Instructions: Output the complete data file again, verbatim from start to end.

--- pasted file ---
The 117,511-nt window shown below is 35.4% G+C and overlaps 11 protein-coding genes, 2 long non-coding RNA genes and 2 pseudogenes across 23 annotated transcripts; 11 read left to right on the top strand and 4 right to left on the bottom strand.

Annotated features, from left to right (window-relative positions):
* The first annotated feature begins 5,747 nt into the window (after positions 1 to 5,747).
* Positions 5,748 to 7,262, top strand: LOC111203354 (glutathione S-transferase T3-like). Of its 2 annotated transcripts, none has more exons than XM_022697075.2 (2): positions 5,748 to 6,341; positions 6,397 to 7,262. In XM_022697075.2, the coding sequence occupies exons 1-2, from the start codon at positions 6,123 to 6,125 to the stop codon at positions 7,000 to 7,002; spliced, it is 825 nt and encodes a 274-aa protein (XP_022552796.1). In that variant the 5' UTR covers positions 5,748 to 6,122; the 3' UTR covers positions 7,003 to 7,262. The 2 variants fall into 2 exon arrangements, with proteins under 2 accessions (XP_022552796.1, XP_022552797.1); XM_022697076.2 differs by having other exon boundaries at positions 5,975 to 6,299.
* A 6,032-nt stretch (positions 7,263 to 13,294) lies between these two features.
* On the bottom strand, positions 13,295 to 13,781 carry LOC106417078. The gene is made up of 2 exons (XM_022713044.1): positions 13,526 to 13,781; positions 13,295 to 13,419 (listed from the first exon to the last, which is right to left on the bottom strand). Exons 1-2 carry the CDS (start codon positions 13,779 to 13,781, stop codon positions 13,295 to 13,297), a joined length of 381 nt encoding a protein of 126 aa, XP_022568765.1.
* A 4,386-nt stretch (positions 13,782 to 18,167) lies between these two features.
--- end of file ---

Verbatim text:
The 117,511-nt window shown below is 35.4% G+C and overlaps 11 protein-coding genes, 2 long non-coding RNA genes and 2 pseudogenes across 23 annotated transcripts; 11 read left to right on the top strand and 4 right to left on the bottom strand.

Annotated features, from left to right (window-relative positions):
* The first annotated feature begins 5,747 nt into the window (after positions 1 to 5,747).
* Positions 5,748 to 7,262, top strand: LOC111203354 (glutathione S-transferase T3-like). Of its 2 annotated transcripts, none has more exons than XM_022697075.2 (2): positions 5,748 to 6,341; positions 6,397 to 7,262. In XM_022697075.2, the coding sequence occupies exons 1-2, from the start codon at positions 6,123 to 6,125 to the stop codon at positions 7,000 to 7,002; spliced, it is 825 nt and encodes a 274-aa protein (XP_022552796.1). In that variant the 5' UTR covers positions 5,748 to 6,122; the 3' UTR covers positions 7,003 to 7,262. The 2 variants fall into 2 exon arrangements, with proteins under 2 accessions (XP_022552796.1, XP_022552797.1); XM_022697076.2 differs by having other exon boundaries at positions 5,975 to 6,299.
* A 6,032-nt stretch (positions 7,263 to 13,294) lies between these two features.
* On the bottom strand, positions 13,295 to 13,781 carry LOC106417078. The gene is made up of 2 exons (XM_022713044.1): positions 13,526 to 13,781; positions 13,295 to 13,419 (listed from the first exon to the last, which is right to left on the bottom strand). Exons 1-2 carry the CDS (start codon positions 13,779 to 13,781, stop codon positions 13,295 to 13,297), a joined length of 381 nt encoding a protein of 126 aa, XP_022568765.1.
* A 4,386-nt stretch (positions 13,782 to 18,167) lies between these two features.